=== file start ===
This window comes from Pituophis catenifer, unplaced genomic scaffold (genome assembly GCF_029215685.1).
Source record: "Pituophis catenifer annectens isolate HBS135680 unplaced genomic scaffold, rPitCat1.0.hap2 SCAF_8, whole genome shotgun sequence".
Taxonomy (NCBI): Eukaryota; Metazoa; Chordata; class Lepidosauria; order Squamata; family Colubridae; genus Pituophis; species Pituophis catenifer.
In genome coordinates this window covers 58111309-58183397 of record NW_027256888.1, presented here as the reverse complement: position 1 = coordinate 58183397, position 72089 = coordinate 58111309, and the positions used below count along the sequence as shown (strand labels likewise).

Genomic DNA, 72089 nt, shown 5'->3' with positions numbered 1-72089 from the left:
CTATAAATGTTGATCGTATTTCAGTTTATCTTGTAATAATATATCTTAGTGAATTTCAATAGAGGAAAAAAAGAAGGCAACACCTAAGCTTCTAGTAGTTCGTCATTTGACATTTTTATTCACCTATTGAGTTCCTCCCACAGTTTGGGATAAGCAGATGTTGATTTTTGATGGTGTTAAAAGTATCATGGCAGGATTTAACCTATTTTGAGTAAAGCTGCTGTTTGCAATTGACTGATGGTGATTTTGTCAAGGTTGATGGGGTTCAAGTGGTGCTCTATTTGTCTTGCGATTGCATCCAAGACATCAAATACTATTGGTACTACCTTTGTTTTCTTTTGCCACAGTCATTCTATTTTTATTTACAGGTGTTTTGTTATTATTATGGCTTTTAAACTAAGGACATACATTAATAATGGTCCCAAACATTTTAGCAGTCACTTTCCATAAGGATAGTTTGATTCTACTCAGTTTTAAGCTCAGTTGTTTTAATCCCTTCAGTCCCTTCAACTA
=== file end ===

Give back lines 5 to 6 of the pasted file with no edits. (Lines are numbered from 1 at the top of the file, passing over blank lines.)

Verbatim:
Genomic DNA, 72089 nt, shown 5'->3' with positions numbered 1-72089 from the left:
CTATAAATGTTGATCGTATTTCAGTTTATCTTGTAATAATATATCTTAGTGAATTTCAATAGAGGAAAAAAAGAAGGCAACACCTAAGCTTCTAGTAGTTCGTCATTTGACATTTTTATTCACCTATTGAGTTCCTCCCACAGTTTGGGATAAGCAGATGTTGATTTTTGATGGTGTTAAAAGTATCATGGCAGGATTTAACCTATTTTGAGTAAAGCTGCTGTTTGCAATTGACTGATGGTGATTTTGTCAAGGTTGATGGGGTTCAAGTGGTGCTCTATTTGTCTTGCGATTGCATCCAAGACATCAAATACTATTGGTACTACCTTTGTTTTCTTTTGCCACAGTCATTCTATTTTTATTTACAGGTGTTTTGTTATTATTATGGCTTTTAAACTAAGGACATACATTAATAATGGTCCCAAACATTTTAGCAGTCACTTTCCATAAGGATAGTTTGATTCTACTCAGTTTTAAGCTCAGTTGTTTTAATCCCTTCAGTCCCTTCAACTA